Trump ally running for Congress: College wants to fire me
ALBUQUERQUE, N.M. (AP) — A former Trump administration appointee running for Congress in a closely watched race in southern New Mexico says his university is trying to fire him for seeking the seat.
Gavin Clarkson, a business law professor at New Mexico State University, said this week the school told him that his leave of absence had been revoked and his employment would be terminated if he didn’t return to work.
The Republican said he requested a leave of absence until January 2020 after he was appointed to a Bureau of Indian Affairs position. “The letter granting my leave did not specify that the leave was contingent on anything or subject to revocation,” Clarkson said in a statement.
But Clarkson resigned from the agency last year following a harsh inspector general report into the loan program he directed, according to stories by ProPublica and The Washington Post. Clarkson called the reports “fake news” and said he stepped down to run for Congress in a sprawling district that sits along the U.S-Mexico border.
New Mexico State spokeswoman Minerva Baumann told The Associated Press that the university doesn’t comment on personnel matters.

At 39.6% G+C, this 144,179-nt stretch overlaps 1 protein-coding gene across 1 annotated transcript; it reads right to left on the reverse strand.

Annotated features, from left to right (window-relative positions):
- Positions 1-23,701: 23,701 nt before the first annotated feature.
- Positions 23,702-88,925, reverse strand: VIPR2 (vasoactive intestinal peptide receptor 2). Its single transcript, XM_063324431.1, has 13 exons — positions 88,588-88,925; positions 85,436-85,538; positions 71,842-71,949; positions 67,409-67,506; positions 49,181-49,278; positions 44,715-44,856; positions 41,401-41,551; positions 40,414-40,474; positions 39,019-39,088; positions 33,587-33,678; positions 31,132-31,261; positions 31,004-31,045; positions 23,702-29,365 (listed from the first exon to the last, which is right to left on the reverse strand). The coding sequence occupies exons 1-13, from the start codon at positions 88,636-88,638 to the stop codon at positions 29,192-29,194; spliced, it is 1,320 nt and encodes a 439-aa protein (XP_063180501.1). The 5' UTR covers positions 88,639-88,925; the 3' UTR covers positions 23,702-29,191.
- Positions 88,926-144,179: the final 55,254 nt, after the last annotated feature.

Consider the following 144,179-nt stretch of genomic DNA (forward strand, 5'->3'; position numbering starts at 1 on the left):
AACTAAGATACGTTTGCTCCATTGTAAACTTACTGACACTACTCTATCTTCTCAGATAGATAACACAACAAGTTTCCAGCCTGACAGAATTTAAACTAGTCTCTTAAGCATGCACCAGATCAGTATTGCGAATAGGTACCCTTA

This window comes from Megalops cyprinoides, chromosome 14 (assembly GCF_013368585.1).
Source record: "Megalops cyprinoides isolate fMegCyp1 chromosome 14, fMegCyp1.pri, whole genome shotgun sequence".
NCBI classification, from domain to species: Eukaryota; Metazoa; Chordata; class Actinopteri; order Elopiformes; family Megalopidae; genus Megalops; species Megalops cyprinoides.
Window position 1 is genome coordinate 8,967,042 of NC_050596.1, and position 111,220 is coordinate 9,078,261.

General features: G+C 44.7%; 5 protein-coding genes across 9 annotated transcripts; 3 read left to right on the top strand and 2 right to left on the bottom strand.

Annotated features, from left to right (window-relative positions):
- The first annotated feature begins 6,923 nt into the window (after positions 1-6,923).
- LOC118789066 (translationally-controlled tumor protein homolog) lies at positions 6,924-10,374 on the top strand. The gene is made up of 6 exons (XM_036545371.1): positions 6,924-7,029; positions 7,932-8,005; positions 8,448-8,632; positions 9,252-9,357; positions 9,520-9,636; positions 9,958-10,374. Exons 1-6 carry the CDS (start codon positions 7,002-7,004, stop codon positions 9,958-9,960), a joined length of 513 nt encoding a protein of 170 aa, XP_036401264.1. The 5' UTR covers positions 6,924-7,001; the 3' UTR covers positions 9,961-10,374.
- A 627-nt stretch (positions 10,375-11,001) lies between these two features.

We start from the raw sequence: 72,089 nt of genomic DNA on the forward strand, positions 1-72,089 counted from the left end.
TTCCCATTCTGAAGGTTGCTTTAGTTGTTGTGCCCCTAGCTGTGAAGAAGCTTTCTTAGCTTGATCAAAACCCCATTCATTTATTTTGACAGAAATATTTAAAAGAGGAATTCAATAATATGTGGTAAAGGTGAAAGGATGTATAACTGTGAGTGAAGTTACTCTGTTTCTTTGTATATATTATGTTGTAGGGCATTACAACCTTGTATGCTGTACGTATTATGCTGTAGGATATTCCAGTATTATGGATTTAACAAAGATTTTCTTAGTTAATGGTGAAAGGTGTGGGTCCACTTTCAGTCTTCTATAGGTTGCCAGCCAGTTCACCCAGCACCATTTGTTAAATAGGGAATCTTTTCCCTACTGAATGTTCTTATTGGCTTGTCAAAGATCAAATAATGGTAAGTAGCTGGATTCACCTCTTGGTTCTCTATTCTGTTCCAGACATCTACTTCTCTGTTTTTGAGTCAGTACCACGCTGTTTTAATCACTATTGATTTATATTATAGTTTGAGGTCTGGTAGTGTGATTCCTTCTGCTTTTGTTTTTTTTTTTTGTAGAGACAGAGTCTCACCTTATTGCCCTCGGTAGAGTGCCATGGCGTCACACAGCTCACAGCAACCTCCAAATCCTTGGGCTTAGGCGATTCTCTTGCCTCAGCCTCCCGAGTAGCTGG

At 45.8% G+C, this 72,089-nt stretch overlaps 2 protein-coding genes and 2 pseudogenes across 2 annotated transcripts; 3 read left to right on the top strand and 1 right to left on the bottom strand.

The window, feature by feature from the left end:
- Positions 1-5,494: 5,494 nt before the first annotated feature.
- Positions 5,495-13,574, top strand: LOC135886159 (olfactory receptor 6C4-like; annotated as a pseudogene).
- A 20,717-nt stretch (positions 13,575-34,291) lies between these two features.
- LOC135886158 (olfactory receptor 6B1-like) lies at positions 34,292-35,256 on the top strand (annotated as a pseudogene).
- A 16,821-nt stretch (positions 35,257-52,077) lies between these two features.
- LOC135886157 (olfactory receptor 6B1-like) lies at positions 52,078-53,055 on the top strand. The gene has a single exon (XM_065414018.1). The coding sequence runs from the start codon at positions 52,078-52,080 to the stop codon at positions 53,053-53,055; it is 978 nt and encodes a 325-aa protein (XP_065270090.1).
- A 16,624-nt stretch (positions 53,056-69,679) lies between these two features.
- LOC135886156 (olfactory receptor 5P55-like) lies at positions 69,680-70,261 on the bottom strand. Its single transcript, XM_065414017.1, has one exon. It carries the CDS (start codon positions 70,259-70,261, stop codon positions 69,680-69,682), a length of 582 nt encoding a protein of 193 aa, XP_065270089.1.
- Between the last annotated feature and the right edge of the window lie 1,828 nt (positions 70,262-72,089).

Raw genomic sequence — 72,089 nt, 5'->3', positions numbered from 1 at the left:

The race is one of many expected to draw national attention in 2018 since it may help determine which party controls the U.S. House of Representatives
Democrats have long targeted the heavily Hispanic district along the U.S.-Mexico border where registered Democrats outnumber Republicans. But it has remained in GOP hands largely due to the popularity of incumbent Rep. Steve Pearce, who is stepping down to run for governor. Pearce has attracted support from Hispanics and the region’s oil and gas interests.
Clarkson, an outspoken supporter of President Donald Trump, is one of four Republicans seeking the seat. The others are state Rep. Yvette Herrell, former Hobbs mayor Monty Newman, and Lovington resident Clayburn Griffin. Former Eddy County Commissioner Jack Volpato quit the race on Thursday.
Las Cruces water attorney Xochitl Torres Small and U.S. Coast Guard veteran Madeline “Mad” Hildebrandt are seeking the Democratic nomination.
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